20. '87 Hots Up


Chart debut: September 28, 1987
Peak: number 8
Biggest hit: "I Wanna Dance With Somebody (Who Loves Me)" by Whitney Houston (number 1 for five weeks)
Smallest hit: "Good Times" by Hoodoo Gurus (number 36)
Best song: "Respectable" by Mel & Kim
Worst song: I'm torn between "Star Trekkin'" by The Firm (which I kind of liked as a 12-year-old but despise now) and "First We Take Manhattan" by Jennifer Warnes (which has always bored me).
Whitney. Swing Out Sister. The Cure. Three Stock Aitken Waterman tracks. Rockmelons. Noiseworks. Jenny Morris. ABC. This is why 1987 was such a great year for music. I even like the Gino Vannelli song.


19. 1985 Comes Alive


Chart debut: February 25, 1985
Peak: number 1 (four weeks)
Biggest hit: "One Night In Bangkok" by Murray Head (number 1 for one week)
Smallest hits: "Singing In The Shower" by Solid Citizens and "The Unforgettable Fire" by U2 (number 59)
Best song: "Cruel Summer" by Bananarama, although that was a re-release from 1983, so I'll go with "The NeverEnding Story" by Limahl
Worst song: "I'm Tuff" by George Smilovici
Pop bands didn't get much bigger in early 1985 than Duran Duran, Eurythmics and Frankie Goes To Hollywood - and all three are present and accounted for here. Throw in some of the biggest female singers in the world (Pat Benatar, Sheena Easton, a resurgent Tina Turner) and a smattering of local talent (Models and The Radiators' best song), and you have a well-rounded release.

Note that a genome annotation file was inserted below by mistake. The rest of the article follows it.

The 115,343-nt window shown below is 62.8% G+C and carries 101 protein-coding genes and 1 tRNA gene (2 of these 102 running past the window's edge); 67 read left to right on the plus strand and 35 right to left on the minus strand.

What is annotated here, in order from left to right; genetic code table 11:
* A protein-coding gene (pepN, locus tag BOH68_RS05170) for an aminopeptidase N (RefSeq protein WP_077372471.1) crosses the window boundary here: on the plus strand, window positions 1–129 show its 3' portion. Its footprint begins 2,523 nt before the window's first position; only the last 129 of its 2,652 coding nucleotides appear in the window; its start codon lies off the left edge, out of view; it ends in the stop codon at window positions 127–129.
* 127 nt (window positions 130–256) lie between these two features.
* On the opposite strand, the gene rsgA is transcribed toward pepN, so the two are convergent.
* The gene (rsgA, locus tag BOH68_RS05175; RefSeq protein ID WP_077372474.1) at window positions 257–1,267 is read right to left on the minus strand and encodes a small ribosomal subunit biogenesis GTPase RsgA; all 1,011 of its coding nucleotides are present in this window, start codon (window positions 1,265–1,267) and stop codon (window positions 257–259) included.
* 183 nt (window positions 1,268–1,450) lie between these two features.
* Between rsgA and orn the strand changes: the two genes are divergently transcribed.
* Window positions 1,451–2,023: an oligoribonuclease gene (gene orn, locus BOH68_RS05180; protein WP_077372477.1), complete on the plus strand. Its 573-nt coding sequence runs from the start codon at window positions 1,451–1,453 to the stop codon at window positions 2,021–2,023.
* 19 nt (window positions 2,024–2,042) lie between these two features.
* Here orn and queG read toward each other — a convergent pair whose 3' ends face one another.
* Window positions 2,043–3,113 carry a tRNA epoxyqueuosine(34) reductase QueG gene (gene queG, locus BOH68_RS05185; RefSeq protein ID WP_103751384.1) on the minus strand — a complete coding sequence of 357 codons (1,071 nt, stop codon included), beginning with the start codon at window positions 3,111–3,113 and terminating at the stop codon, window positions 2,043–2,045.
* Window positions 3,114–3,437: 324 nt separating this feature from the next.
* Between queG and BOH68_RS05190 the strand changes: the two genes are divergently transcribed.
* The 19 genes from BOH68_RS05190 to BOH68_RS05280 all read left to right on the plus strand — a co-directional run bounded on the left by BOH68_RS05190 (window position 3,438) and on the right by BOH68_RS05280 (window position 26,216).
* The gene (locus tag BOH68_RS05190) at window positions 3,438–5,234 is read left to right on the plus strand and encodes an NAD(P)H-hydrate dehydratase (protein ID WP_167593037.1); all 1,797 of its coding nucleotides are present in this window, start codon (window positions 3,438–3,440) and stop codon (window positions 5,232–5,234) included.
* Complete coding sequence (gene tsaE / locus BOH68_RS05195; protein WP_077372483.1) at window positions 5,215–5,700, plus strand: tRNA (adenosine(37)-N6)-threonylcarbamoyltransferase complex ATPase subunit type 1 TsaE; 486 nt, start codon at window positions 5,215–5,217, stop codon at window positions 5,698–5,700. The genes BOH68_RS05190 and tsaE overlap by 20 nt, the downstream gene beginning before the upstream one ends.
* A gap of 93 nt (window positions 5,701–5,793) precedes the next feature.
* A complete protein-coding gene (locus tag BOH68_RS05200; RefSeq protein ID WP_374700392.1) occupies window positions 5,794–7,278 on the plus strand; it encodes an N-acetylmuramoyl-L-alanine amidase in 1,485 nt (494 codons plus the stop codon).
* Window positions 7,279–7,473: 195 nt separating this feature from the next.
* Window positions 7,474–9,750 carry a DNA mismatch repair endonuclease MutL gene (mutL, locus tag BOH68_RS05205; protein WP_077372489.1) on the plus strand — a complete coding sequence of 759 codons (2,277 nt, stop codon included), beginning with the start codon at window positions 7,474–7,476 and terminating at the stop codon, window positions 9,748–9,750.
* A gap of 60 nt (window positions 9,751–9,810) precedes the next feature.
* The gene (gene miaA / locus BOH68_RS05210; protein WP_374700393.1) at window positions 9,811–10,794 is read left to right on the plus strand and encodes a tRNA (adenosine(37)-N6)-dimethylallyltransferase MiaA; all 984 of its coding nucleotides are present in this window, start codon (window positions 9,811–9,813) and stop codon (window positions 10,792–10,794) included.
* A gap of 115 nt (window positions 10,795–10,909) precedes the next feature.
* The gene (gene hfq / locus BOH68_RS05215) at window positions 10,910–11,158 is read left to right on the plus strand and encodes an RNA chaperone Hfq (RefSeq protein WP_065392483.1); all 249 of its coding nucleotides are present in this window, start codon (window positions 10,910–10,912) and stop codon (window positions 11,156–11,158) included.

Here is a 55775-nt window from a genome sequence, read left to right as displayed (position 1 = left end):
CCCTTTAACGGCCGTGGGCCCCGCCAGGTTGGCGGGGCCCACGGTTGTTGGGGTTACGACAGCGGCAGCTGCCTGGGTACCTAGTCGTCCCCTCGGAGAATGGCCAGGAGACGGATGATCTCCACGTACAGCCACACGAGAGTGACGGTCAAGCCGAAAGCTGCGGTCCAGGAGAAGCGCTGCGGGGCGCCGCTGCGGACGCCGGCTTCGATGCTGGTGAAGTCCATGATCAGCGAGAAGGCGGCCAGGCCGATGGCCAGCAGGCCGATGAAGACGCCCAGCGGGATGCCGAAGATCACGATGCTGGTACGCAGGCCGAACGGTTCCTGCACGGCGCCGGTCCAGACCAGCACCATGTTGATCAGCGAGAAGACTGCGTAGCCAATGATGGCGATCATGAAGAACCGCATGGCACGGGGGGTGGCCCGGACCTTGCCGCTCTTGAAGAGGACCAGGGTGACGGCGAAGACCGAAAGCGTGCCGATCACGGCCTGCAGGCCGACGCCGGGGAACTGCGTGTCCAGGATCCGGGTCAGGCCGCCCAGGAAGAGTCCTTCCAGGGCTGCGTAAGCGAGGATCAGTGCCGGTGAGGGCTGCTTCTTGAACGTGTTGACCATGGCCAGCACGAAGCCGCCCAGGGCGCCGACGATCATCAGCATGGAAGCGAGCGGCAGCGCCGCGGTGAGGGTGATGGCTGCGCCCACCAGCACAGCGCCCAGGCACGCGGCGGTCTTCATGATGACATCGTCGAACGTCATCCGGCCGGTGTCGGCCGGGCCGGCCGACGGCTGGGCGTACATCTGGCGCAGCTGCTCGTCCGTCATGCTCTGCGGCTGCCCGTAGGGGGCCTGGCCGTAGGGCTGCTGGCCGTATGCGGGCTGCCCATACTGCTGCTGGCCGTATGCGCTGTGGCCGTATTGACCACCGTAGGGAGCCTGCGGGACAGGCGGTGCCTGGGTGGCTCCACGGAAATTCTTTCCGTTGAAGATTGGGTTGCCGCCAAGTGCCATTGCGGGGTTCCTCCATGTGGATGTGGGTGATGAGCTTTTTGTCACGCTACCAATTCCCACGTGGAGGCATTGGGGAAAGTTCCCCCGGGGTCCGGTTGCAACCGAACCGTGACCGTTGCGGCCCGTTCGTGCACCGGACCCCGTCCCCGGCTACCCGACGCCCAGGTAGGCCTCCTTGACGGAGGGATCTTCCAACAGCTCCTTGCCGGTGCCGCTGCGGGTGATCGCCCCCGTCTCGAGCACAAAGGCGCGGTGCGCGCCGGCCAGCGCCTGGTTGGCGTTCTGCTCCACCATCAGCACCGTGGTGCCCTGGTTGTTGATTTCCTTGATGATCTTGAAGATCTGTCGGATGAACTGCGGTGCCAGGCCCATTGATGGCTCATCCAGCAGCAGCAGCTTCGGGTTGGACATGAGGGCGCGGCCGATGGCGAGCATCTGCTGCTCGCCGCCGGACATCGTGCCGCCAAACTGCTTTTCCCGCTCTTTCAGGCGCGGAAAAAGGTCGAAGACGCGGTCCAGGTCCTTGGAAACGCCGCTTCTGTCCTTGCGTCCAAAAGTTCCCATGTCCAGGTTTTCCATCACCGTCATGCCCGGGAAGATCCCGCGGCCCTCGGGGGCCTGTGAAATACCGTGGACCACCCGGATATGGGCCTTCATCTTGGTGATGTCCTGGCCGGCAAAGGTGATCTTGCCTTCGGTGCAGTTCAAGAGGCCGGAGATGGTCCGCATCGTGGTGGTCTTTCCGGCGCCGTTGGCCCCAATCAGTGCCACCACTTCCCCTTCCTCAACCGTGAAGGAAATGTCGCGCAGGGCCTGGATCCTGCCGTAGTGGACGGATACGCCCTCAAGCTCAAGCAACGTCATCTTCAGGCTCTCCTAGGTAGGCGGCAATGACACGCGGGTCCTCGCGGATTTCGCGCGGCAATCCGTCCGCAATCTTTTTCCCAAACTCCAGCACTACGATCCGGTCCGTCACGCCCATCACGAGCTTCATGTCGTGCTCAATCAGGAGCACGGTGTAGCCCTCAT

Chart debut: August 26, 1985
Peak: number 2
Biggest hits: "Live It Up" by Mental As Anything and "One More Night" by Phil Collins (number 2 for three weeks)
Smallest hit: "Everything I Need" by Men At Work (number 37)
Best song: "Walls Come Tumbling Down!" by The Style Council
Worst song: "Baby U Left Me (In The Cold)" by Marilyn
There were no chart-topping singles, but no less than five number 2 hits on this pretty unobjectionable compilation from later in 1985. I don't even mind "Walk Of Life", which was here thanks to its appearance as the double A-side of "So Far Away" and would show up again on an album we'll see in Part 2 once it had been a single in its own right.




Chart debut: August 30, 1982
Peak: number 3
Biggest hit: "I've Never Been To Me" by Charlene (number 1 for six weeks)